Background and importance Venous congestion in transplanted or re-implanted tissues remains a common and challenging complication in reconstructive surgery. Medicinal leeches have been increasingly used for salvage of compromised pedicle flaps and microvascular free tissue transfers. However, leech therapy is associated with a number of risks, including significant blood loss requiring transfusion and infections, as leeches maintain a symbiotic relationship with Aeromonas species, which are residents of their gut, in order to digest blood. This bacterial species appears to be the commonest cause of leech related infection and can result in extensive soft tissue infection.1
Aim and objectives The aim of this study was to assess the benefits–risks of leech therapy. Indeed, in the era of increasing antibiotic resistance, leeches can be vectors of bacteria, harbouring resistance to major antibiotics. Thus we conducted a retrospective study on all patients who received leech therapy in our hospital, from 2010 to 2018.
Material and methods The purchase, maintenance and distribution of leeches in our hospital is centralised in the pharmacy from which the data on the numbers of leeches delivered to the clinical units, names of the patients and the number of leeches used per patient were obtained. We also performed a retrospective survey to assess the conditions of maintenance and delivery of the leeches in the pharmacy and in the clinical units that used the most leeches.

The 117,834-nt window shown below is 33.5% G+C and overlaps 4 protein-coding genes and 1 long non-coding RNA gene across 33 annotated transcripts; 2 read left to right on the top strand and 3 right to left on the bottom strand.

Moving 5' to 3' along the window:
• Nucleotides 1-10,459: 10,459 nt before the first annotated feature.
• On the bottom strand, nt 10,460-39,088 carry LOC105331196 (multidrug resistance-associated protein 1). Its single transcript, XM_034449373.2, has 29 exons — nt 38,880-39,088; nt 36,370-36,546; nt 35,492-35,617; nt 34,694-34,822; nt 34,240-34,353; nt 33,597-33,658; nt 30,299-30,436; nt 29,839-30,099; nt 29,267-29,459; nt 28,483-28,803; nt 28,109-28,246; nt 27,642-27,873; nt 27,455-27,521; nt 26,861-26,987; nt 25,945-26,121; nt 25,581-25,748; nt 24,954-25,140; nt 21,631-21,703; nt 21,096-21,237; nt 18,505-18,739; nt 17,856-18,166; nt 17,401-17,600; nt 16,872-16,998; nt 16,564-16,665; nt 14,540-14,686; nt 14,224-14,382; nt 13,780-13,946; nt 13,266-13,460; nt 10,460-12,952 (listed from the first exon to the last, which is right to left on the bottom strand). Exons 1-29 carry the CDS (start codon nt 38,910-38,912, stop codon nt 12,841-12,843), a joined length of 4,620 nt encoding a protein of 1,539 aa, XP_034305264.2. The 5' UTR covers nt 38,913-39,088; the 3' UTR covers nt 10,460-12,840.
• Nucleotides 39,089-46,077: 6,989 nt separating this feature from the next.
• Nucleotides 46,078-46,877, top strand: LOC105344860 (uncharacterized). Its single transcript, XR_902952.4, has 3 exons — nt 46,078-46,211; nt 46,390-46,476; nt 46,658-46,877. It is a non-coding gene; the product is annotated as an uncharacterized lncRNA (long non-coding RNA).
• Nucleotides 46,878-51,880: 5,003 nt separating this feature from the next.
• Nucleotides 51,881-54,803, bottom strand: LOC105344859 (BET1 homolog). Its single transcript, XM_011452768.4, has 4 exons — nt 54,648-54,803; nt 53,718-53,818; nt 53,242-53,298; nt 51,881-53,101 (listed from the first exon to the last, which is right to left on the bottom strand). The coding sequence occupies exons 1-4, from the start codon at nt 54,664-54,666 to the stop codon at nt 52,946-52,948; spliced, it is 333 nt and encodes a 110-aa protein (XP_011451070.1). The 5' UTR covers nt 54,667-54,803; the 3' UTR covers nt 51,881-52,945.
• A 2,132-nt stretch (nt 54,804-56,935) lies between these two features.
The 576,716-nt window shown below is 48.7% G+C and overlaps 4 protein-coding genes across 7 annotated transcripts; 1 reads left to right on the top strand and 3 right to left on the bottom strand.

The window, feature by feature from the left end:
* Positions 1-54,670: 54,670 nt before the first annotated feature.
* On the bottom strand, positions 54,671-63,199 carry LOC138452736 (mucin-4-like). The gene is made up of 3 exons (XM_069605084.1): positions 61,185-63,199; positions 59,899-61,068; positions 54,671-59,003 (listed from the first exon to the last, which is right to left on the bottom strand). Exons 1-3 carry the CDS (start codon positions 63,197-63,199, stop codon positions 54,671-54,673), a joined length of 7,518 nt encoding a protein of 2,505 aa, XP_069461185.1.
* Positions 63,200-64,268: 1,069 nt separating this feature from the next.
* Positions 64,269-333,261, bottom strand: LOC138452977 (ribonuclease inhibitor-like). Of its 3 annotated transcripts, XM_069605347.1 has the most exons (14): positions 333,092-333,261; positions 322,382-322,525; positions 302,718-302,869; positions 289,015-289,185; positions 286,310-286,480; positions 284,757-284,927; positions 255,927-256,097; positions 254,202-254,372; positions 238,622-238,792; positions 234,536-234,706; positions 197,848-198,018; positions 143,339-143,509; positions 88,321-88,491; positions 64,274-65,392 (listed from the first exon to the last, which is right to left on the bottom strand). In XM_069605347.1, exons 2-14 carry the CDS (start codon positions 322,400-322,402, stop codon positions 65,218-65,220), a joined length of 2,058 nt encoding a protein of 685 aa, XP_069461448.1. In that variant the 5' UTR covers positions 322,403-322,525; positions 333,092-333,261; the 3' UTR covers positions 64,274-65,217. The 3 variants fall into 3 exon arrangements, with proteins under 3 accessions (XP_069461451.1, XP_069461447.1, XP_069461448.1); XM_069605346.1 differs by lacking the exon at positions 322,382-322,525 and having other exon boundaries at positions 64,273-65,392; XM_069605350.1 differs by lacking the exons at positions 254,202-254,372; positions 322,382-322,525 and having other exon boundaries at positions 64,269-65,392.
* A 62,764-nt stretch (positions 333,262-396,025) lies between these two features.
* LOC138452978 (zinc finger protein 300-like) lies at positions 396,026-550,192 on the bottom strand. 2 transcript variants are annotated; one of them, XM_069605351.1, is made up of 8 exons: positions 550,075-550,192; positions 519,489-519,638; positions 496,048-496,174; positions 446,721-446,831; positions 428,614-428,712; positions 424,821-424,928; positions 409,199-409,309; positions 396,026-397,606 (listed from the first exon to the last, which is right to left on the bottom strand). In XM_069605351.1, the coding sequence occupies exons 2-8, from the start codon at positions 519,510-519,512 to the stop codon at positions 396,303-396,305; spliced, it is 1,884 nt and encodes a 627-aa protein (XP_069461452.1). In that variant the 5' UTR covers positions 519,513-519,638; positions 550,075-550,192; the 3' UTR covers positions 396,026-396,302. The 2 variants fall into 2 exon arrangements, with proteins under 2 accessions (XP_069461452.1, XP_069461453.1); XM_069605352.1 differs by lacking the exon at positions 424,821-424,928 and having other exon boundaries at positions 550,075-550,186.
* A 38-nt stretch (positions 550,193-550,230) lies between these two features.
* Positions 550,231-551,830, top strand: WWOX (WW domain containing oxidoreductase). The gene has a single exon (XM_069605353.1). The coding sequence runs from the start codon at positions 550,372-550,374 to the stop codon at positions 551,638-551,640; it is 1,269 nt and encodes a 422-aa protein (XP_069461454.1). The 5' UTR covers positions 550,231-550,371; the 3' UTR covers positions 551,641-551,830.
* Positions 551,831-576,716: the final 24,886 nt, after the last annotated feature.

Results Over 8 years, 42 patients were treated with an average of 34 leeches (5–126) over 2.5 days (1–12). The mean age of the patients was 48 years (34–93). There was a slight male predominance. Leeches were most commonly used by the plastic and reconstructive surgery unit. The success rate of leech therapy was 71.4%. However, 57% of patients developed anaemia, and 16.7% revealed A hydrophila infections. All isolates were ticarcillin resistant, three were also fluoroquinolone resistant with one involving an extended spectrum β-lactamase producing one.
Conclusion and relevance In the era of increasing antibiotic resistance and before use of medicinal leeches, prior screening of resistance by a local pharmaceutical team seems logical and necessary.
References and/or acknowledgements 1. Whitaker IS, et al. The efficacy of medicinal leeches in plastic and reconstructive surgery: a systematic review of 277 reported clinical cases. Microsurgery 2012;32:240e50.
No conflict of interest.
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